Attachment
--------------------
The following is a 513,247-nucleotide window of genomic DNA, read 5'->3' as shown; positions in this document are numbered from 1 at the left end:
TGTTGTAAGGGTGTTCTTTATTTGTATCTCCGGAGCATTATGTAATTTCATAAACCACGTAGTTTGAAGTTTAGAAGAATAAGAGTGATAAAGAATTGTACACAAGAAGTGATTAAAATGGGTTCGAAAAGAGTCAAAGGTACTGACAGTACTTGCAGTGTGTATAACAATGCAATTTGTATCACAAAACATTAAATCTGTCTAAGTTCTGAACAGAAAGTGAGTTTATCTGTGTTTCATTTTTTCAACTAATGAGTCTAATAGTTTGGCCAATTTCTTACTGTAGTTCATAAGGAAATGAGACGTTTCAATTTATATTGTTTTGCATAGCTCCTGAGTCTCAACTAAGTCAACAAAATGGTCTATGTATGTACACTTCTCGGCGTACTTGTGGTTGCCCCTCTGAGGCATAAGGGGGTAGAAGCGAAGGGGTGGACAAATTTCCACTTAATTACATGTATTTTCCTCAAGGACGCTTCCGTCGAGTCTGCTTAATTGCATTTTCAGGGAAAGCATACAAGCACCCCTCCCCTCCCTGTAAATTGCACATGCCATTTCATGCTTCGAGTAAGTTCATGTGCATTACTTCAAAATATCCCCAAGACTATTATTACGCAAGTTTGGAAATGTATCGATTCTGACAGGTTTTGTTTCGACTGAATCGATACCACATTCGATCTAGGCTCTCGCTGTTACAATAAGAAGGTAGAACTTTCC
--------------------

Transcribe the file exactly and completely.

The following is a 513,247-nucleotide window of genomic DNA, read 5'->3' as shown; positions in this document are numbered from 1 at the left end:
TGTTGTAAGGGTGTTCTTTATTTGTATCTCCGGAGCATTATGTAATTTCATAAACCACGTAGTTTGAAGTTTAGAAGAATAAGAGTGATAAAGAATTGTACACAAGAAGTGATTAAAATGGGTTCGAAAAGAGTCAAAGGTACTGACAGTACTTGCAGTGTGTATAACAATGCAATTTGTATCACAAAACATTAAATCTGTCTAAGTTCTGAACAGAAAGTGAGTTTATCTGTGTTTCATTTTTTCAACTAATGAGTCTAATAGTTTGGCCAATTTCTTACTGTAGTTCATAAGGAAATGAGACGTTTCAATTTATATTGTTTTGCATAGCTCCTGAGTCTCAACTAAGTCAACAAAATGGTCTATGTATGTACACTTCTCGGCGTACTTGTGGTTGCCCCTCTGAGGCATAAGGGGGTAGAAGCGAAGGGGTGGACAAATTTCCACTTAATTACATGTATTTTCCTCAAGGACGCTTCCGTCGAGTCTGCTTAATTGCATTTTCAGGGAAAGCATACAAGCACCCCTCCCCTCCCTGTAAATTGCACATGCCATTTCATGCTTCGAGTAAGTTCATGTGCATTACTTCAAAATATCCCCAAGACTATTATTACGCAAGTTTGGAAATGTATCGATTCTGACAGGTTTTGTTTCGACTGAATCGATACCACATTCGATCTAGGCTCTCGCTGTTACAATAAGAAGGTAGAACTTTCC